Lawn Fertilize bluegrass and fescue with Ferti-lome Green Maker in late-May. If…
While a healthy, full lawn is the best defense against weeds, they often sneak through any gaps in your lawn. If your lawn is stressed and thinning, weeds will be a constant problem. Luckily, there are many solutions to get them under control and to keep them under control. First, to make sure your grass is full, fertilize with winterizer on cool-season lawns in September and November (and October for the highest quality turf.) For warm season lawns, fertilize in June (for high-quality Bermuda, also fertilize in May). Fescue may also need to be reseeded in September if it’s getting thin since it doesn’t spread by rhizomes like many other kinds of grasses.
If you have existing weeds, identifying the weed is the first step. This is important because different weeds require different strategies for control. We are always glad to help with weed identification. Just bring in a sample or visit our Weed Finder.
Types of weeds.
Annual weeds live only one year and can further be categorized as summer or winter annuals. Summer annuals can be prevented by putting a preemergent herbicide down in March. Some common examples include crabgrass, foxtail, prostrate spurge, and purslane. Winter annuals can be prevented with a preemergent in September. These include Little Barley (although this weed requires some specific chemicals), chickweed, and henbit. Many annual weeds can be sprayed after they emerge, but it’s often more cost effective to put down pre-emergent, especially if they’ve been a problem past years.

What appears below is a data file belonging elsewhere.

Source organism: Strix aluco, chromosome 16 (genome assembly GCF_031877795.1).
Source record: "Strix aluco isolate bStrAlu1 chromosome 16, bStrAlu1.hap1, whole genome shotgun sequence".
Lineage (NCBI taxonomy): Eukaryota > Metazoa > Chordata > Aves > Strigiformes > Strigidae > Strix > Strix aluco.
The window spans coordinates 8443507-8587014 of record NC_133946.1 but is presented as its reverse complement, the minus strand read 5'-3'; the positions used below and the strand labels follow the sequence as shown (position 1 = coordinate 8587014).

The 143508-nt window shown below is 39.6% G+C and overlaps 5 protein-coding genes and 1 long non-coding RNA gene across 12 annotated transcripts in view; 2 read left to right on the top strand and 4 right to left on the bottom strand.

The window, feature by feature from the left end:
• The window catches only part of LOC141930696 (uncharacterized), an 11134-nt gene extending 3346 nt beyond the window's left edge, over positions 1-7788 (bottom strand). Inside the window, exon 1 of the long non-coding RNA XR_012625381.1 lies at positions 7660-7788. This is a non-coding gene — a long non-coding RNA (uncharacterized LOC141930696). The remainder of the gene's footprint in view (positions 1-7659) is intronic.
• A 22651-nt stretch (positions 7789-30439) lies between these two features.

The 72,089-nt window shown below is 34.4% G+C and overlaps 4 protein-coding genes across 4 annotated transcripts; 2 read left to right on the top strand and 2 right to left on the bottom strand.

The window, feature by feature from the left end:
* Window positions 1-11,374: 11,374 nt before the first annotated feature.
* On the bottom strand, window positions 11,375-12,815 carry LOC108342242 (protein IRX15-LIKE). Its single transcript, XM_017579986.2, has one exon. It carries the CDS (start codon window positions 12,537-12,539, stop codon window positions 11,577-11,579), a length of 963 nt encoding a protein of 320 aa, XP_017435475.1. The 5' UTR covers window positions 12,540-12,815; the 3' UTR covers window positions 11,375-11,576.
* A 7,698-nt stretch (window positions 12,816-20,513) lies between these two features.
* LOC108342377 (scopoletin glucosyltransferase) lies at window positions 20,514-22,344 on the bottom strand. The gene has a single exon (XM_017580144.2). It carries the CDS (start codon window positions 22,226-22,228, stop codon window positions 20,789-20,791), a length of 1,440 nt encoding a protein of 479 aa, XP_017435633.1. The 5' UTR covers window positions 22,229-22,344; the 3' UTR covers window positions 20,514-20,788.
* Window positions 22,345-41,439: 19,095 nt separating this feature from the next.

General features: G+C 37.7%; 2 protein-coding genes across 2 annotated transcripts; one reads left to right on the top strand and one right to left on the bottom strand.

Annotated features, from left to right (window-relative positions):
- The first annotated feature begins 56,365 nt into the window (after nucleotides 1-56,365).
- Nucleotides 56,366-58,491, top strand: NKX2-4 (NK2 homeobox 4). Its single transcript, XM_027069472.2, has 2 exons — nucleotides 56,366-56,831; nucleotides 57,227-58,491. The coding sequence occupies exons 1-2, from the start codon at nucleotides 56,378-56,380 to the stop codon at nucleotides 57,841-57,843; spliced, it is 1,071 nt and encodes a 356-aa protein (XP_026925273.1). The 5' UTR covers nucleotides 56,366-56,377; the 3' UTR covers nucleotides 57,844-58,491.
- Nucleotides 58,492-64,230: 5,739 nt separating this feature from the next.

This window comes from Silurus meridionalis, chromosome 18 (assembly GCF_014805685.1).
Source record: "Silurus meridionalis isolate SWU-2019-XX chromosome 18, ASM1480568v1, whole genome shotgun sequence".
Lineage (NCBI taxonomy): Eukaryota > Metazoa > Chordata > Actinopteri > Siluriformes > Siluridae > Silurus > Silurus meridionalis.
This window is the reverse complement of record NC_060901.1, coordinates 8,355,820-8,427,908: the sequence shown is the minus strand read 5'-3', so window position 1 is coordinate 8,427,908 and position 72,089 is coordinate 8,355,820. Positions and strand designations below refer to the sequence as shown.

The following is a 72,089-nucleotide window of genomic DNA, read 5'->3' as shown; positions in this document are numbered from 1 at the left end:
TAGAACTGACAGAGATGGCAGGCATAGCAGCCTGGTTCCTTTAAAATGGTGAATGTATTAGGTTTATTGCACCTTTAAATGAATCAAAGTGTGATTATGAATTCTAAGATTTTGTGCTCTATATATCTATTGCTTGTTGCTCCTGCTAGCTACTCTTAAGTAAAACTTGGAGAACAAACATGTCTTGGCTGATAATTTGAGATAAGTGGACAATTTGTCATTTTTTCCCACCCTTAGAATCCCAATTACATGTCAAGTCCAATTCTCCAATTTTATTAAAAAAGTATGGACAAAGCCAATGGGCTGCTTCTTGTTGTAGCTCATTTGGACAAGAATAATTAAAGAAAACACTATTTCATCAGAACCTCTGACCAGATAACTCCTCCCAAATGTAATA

Perennial weeds can be more of an issue. While preemergent herbicides can keep new seeds from germinating, existing weeds will need to be pulled or sprayed to remove them. Perennial weeds also break down into two categories: broadleaves and grassy weeds. Broadleaves include dandelions, ground ivy, and bindweed. These can be sprayed with post-emergent herbicides formulated for lawns. Always read the product label if you have a warm-season grass since some sprays can damage them. Fall is the best time to spray most broadleaves since they are sending nutrients to their roots and will translocate the herbicide.
Perennial grasses are by far the hardest weeds to control. Most other perennial grasses such as orchardgrass and Johnsongrass can only be killed by digging out the clumps or spaying with a glysophate product such as Hi-Yield Killzall which will kill any plant it touches. You will have to reseed or sod any areas you spray. Always get a positive ID on any grass before you kill portions of your lawn. Hopefully, these tips will help you control weeds and have the high-quality turf you want.
*Please read and follow all label instructions when applying chemicals.
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